Tag Archives: water

Drops from thin air

The University of Sydney Nano Institute team

University science is behind some of the most profound innovations and breakthroughs in water research, from the development of cutting-edge techniques to maximise irrigation, to the creation of innovative new materials that can literally capture water from the air.

At the University of Sydney, the Advanced Capture of Water from the Atmosphere (ACWA) project applies nanoscale materials science to mimic the remarkable adaptation of desert beetles in Namibia, a region where just 1.4cm of rain falls each year. The beetle collects water vapour from the atmosphere, turning it into liquid via the intricate shapes of tiny bumps on its exoskeleton.

Biomimicry — learning from, and mimicking, clever strategies found in nature to solve human design challenges — is an important component of the work of the University of Sydney Nano Institute, co-led by chemist Professor Chiara Neto and physicist Professor Martijn de Sterke. Innovations from the research include a nanotextured surface which can repel bacteria, algae and other marine life from ships’ hulls, inspired by a lotus leaf; a nanoscale slippery surface, inspired by the pitcher plant, that can be used for microfluidic channels in bioengineering; and a stain-resistant paint base.

The Institute has attracted top-level researchers from chemistry, physics, materials science and bioengineering from across the university.

“We began with the idea of capturing water from the atmosphere by optimising the surface chemistry of a material so it would enable the formation of droplets out of humid air,” says Neto.

“We are now developing new devices that capture water from the atmosphere through condensation, using no external source of energy, by designing surfaces that spontaneously cool when exposed to the air,” she says.

Related: Software saves rainwater

The team has made two key breakthroughs. First, they have perfected the surface science of nanoscale ‘bumps’ shaped in a way to harvest a very thin film of water vapour, similar to the Namibian desert beetle.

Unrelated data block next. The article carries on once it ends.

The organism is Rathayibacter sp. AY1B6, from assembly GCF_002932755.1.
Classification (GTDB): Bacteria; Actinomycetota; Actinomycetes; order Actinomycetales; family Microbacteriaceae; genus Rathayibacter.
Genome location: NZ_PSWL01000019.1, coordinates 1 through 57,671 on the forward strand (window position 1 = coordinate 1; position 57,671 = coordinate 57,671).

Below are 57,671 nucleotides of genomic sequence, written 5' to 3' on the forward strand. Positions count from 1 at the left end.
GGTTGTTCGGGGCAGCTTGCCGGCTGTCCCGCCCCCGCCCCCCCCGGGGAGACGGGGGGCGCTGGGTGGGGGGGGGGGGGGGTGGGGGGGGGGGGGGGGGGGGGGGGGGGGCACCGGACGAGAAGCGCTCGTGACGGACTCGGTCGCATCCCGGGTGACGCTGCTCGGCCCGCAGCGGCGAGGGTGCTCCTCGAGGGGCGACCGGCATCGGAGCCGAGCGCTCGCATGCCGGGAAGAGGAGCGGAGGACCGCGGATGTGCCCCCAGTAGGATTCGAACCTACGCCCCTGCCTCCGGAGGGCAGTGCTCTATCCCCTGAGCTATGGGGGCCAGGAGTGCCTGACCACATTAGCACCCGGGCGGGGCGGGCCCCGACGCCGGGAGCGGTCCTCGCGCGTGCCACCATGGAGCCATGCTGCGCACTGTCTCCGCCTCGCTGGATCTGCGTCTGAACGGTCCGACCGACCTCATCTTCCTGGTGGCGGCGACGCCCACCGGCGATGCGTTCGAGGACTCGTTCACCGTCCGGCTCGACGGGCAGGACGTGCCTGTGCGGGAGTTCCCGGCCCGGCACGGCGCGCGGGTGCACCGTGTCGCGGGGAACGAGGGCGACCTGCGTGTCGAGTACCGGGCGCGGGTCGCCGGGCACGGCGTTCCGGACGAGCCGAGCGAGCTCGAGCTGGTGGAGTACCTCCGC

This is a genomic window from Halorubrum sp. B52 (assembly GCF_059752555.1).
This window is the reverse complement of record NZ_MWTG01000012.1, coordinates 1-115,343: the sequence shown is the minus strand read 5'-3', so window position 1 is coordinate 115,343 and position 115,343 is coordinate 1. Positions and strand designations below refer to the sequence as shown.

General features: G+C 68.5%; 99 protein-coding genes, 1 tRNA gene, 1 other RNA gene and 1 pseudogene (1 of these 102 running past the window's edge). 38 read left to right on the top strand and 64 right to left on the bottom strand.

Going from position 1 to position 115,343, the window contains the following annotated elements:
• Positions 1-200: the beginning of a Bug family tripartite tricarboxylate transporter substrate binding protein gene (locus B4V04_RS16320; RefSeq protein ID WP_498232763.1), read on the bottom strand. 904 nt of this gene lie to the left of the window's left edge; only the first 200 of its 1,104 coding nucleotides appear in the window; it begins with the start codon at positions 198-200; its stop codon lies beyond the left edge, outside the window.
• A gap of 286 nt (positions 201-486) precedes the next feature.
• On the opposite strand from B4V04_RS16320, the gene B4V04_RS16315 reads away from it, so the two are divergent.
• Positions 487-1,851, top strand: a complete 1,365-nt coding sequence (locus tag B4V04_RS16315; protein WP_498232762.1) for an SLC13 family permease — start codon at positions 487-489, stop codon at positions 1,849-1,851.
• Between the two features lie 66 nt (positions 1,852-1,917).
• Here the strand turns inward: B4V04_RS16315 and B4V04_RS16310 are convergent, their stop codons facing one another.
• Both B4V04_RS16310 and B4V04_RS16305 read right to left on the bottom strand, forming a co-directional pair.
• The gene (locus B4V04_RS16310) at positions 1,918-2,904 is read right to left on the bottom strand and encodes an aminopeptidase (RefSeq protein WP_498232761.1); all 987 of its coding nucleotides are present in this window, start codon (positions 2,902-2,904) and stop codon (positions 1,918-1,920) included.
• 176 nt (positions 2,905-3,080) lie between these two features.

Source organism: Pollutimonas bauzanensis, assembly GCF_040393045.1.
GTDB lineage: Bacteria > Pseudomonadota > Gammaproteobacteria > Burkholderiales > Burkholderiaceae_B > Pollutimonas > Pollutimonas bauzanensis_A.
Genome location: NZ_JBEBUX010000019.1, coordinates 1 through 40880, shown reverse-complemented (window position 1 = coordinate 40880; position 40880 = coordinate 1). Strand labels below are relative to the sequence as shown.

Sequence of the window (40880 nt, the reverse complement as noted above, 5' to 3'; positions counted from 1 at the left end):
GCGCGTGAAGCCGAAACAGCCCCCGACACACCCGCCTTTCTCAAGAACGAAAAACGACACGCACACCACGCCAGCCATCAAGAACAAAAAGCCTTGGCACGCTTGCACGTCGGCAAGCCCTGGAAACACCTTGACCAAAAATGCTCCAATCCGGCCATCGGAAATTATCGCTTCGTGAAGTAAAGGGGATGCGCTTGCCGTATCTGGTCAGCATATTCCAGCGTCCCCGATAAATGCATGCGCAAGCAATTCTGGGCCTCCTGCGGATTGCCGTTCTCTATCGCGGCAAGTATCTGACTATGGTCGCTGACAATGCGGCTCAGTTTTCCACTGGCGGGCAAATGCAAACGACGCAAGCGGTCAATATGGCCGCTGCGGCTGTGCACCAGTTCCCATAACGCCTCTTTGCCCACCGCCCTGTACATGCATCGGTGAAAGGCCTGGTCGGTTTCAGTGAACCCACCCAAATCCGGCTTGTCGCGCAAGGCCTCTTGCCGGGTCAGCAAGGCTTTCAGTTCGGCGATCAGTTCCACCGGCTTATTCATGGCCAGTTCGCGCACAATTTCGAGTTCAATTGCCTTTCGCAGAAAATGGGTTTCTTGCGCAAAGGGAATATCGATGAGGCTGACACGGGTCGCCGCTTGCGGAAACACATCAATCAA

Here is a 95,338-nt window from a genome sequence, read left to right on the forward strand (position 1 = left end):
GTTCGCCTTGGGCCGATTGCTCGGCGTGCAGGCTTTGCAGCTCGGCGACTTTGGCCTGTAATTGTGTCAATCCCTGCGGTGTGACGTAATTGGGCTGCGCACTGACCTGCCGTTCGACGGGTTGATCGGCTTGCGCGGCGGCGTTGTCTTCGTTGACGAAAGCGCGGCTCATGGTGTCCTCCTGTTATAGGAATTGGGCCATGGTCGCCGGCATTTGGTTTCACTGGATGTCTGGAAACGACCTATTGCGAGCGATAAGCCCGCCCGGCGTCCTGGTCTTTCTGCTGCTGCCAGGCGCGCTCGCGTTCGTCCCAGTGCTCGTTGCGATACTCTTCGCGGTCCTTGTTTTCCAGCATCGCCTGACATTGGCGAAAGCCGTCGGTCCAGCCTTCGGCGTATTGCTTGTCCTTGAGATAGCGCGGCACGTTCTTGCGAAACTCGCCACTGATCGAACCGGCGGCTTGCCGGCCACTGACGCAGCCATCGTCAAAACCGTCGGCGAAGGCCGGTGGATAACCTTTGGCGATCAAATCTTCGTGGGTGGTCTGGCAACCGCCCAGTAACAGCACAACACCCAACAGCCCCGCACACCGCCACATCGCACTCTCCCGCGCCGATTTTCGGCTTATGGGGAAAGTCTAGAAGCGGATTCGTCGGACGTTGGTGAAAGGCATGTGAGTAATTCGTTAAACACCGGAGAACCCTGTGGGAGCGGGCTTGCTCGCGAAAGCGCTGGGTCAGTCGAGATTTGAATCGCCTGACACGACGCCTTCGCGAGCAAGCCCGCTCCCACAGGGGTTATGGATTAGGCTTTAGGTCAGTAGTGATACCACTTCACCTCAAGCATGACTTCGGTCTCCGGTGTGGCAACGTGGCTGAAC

Their second breakthrough is the development of an entirely new surface that is naturally chilled and causes water to condense into droplets. Wherever the atmosphere is above 30% humidity, this surface will automatically collect water vapour from the air.

The ACWA project is well on the way towards its ambitious goal to create materials that capture sufficient water from the atmosphere to alleviate the effect of drought by providing water for humans, animals and plants.

Patents are underway for exciting applications for the technology, including watering devices to use within greenhouses; a portable self-filling water bottle for bushwalkers and emergency crews; and small water stations to sustain wildlife in remote areas

Fran Molloy

This article appears in Australian University Science issue 2.

Water smart cities

Work at the Cooperative Research Centre for Water Sensitive Cities will play a vital role in safeguarding the water supplies of our cities, managing our waste as a resource and protecting cities from floods – making them water smart cities.

Vertical gardens

A space-saving way to beautify buildings, vertical gardens increase urban biodiversity and improve local microclimates. With water supplies under increasing demand, the gardens must be able to flourish using sustainable watering practices. Perth landscaping firm Deep Green and CRC partner, the City of Subiaco, designed a vertical garden for a local library. Tailored to the local climate and using native plants that require minimal water, it is the first vertical garden in WA and it thrived in its first summer. CRC researchers are developing technologies that will enable the gardens to treat greywater from the buildings for reuse in landscape watering and to flush toilets in the same buildings. In Australia, this could save up to 50% of typical household water usage.